June 19, 2017, 10:13 a.m.
Kampala is the capital city and main urban agglomeration of Uganda. With 1,9 million inhabitants in 2015 and an average annual growth of population of 4%, the city faces many challenges: day population is estimated to reach 4 million people, 39% of the population lives under the poverty line (while only 9,6% of urban population leaves under the poverty line at national level in 2012 according to UN-Habitat), the unemployment reached 11,4% in 2010, 43% of the Kampalese have no formal employment, and almost 60% of the Kampalese population lives in informal settlements, the city comprises 62 informal slums, housing an estimated 560 000 families (in 2014, 53.6% of Uganda’s urban population lived in slum areas).
In 2012, of its 192 km², only 23% of Kampala was considered to be fully urbanized with access to a full range of municipal services, 60% peri-urban and 17% rural. Consequently, service delivery is not universal yet: according to UN-Habitat, in 2011, 82,5% of Kampala households had access to improved water, 91,7% to improved sanitation, and only 38,6% to electricity. As another side effect of the growth of population, the local government has to deal with the constant geographical expansion of the city at a runaway speed, some districts had a doubling of their population in less than ten years.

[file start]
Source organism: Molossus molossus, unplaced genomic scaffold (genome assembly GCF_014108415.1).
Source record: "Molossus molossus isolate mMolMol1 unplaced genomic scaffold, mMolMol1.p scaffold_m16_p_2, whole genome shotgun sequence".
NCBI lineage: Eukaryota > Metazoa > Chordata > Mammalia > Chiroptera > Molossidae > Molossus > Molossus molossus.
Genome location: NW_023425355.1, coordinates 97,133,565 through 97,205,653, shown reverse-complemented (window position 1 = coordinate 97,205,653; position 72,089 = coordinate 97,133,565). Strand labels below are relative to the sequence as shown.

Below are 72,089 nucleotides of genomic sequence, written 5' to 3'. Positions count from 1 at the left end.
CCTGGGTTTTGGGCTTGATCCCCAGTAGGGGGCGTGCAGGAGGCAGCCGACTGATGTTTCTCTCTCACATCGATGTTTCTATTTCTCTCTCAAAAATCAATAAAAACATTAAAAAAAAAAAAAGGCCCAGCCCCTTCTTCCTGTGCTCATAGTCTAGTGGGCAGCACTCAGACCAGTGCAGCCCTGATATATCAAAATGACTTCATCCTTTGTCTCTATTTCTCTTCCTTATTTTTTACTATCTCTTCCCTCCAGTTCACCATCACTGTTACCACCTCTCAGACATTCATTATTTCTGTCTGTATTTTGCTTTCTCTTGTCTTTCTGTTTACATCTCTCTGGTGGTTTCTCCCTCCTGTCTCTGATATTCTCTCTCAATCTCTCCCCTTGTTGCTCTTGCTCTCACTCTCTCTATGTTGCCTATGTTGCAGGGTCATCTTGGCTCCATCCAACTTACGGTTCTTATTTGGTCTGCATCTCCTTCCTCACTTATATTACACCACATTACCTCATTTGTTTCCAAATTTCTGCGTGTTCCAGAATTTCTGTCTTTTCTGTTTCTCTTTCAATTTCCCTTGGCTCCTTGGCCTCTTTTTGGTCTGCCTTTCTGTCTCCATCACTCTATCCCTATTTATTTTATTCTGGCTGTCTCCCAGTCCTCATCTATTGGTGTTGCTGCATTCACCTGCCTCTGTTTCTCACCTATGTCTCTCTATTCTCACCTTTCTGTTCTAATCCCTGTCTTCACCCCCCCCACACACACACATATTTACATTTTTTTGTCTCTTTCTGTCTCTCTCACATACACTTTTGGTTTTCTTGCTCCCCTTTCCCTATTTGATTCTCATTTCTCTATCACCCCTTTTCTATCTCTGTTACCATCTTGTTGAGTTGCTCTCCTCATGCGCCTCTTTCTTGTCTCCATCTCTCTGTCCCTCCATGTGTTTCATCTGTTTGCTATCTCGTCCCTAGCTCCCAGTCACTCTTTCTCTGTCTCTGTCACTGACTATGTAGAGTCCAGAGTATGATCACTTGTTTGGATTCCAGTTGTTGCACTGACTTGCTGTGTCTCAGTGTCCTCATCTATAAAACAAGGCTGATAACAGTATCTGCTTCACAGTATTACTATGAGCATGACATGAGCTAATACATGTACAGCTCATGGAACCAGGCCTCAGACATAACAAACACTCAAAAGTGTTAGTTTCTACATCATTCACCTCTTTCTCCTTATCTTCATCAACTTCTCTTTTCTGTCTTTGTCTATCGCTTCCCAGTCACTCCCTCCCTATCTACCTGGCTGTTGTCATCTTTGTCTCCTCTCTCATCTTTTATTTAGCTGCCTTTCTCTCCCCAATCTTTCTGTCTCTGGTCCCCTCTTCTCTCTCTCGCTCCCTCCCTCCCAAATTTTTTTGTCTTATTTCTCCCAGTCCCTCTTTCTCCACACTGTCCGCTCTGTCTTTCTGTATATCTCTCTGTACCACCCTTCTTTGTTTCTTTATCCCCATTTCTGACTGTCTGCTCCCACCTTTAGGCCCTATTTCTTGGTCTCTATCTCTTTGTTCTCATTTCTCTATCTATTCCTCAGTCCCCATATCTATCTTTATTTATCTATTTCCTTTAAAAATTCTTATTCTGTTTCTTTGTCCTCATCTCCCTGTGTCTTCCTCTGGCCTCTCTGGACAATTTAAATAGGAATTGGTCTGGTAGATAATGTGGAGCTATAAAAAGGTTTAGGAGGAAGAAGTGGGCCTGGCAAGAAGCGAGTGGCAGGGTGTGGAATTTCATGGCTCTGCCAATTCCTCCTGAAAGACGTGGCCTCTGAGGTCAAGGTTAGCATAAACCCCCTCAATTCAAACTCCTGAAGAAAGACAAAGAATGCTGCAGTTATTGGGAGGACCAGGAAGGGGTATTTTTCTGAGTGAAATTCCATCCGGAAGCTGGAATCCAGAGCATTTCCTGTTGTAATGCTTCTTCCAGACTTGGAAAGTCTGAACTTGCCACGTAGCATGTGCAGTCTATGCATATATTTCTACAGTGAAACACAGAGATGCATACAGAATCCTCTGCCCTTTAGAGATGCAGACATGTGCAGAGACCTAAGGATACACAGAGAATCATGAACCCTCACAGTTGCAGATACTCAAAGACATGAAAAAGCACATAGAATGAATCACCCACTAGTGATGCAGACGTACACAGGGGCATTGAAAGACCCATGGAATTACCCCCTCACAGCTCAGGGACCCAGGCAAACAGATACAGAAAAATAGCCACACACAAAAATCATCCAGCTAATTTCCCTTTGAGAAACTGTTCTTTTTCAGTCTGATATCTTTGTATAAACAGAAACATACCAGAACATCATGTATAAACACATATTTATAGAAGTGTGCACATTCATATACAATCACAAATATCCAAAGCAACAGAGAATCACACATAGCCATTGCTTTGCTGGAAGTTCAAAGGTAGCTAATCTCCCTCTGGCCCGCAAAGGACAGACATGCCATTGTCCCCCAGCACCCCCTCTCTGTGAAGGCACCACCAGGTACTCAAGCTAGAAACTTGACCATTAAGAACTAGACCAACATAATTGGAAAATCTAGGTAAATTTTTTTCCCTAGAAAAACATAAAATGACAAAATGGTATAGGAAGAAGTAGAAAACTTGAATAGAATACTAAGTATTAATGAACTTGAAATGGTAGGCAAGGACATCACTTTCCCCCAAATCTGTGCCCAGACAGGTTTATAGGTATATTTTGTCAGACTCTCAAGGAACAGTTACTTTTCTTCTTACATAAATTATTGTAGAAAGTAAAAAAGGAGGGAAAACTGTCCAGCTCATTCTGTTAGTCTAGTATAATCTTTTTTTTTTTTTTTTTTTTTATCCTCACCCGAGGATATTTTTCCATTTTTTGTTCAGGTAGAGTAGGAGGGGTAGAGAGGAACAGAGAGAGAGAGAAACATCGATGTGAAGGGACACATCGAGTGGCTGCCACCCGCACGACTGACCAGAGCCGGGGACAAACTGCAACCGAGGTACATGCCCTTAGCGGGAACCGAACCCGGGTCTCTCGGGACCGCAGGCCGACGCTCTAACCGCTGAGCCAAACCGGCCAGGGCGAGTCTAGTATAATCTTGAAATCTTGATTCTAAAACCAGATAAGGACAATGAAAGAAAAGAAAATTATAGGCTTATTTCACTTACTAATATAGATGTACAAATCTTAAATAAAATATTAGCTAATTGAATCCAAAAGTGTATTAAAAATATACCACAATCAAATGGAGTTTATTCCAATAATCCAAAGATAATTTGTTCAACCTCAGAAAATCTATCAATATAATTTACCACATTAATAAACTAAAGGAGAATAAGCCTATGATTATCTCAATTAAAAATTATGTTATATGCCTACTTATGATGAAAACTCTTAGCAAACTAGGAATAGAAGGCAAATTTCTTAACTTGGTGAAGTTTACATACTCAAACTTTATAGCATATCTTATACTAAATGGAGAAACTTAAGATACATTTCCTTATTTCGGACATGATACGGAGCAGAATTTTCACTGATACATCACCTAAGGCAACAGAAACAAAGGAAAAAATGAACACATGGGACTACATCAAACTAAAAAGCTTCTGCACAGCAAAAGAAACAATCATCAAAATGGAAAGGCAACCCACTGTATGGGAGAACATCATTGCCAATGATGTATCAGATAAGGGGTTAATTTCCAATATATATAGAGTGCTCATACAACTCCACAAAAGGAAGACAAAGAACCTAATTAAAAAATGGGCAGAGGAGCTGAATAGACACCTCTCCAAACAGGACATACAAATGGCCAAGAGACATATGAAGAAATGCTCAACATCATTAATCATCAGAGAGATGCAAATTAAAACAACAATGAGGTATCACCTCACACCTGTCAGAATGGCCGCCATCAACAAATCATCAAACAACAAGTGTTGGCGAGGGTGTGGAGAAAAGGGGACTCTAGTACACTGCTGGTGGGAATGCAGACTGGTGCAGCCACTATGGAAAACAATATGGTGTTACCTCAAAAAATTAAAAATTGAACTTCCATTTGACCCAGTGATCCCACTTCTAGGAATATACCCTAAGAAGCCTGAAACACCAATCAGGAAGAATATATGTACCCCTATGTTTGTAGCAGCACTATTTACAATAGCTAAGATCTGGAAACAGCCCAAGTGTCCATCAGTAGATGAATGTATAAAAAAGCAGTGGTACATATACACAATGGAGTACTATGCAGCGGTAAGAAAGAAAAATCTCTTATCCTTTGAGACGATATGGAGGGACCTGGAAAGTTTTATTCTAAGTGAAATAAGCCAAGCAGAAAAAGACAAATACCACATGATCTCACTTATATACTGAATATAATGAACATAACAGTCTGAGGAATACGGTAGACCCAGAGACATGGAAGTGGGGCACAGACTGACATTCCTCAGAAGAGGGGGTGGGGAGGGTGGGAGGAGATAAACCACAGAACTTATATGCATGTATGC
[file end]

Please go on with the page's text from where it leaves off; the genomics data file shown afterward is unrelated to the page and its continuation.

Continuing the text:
According to the World Bank, the population increase is associated with a massive economic growth. Real gross domestic product (GDP) growth averaged 7% per year in the 1990s and the 2000s, placing Uganda among the 15 fastest growing economies in the world, and Kampala is the main responsible for this growth representing 80% of national GDP. However, this economic growth is linked with strong disequilibrium in wealth repartition. With a Gini coefficient of 44,3, Uganda is ranked among the twenty countries with most income inequalities, although this coefficient is lower in Kampala, in 2012 it was 0,34 according to UN-Habitat. In 2011, 86,4% of urban population in Kampala had a mobile phone according to UN-Habitat (against 52,3% at national level in 2014 according to the Uganda communications commission).
From an institutional point of view, the Kampala Capital City Authority (KCCA) took over from the previous institution called Kampala City Council (KCC) through a parliament act in 2010. The KCCA is led by an Executive Director appointed directly by the President and by a Lord Mayor elected by residents.
Official Kampala website: http://www.kcca.go.ug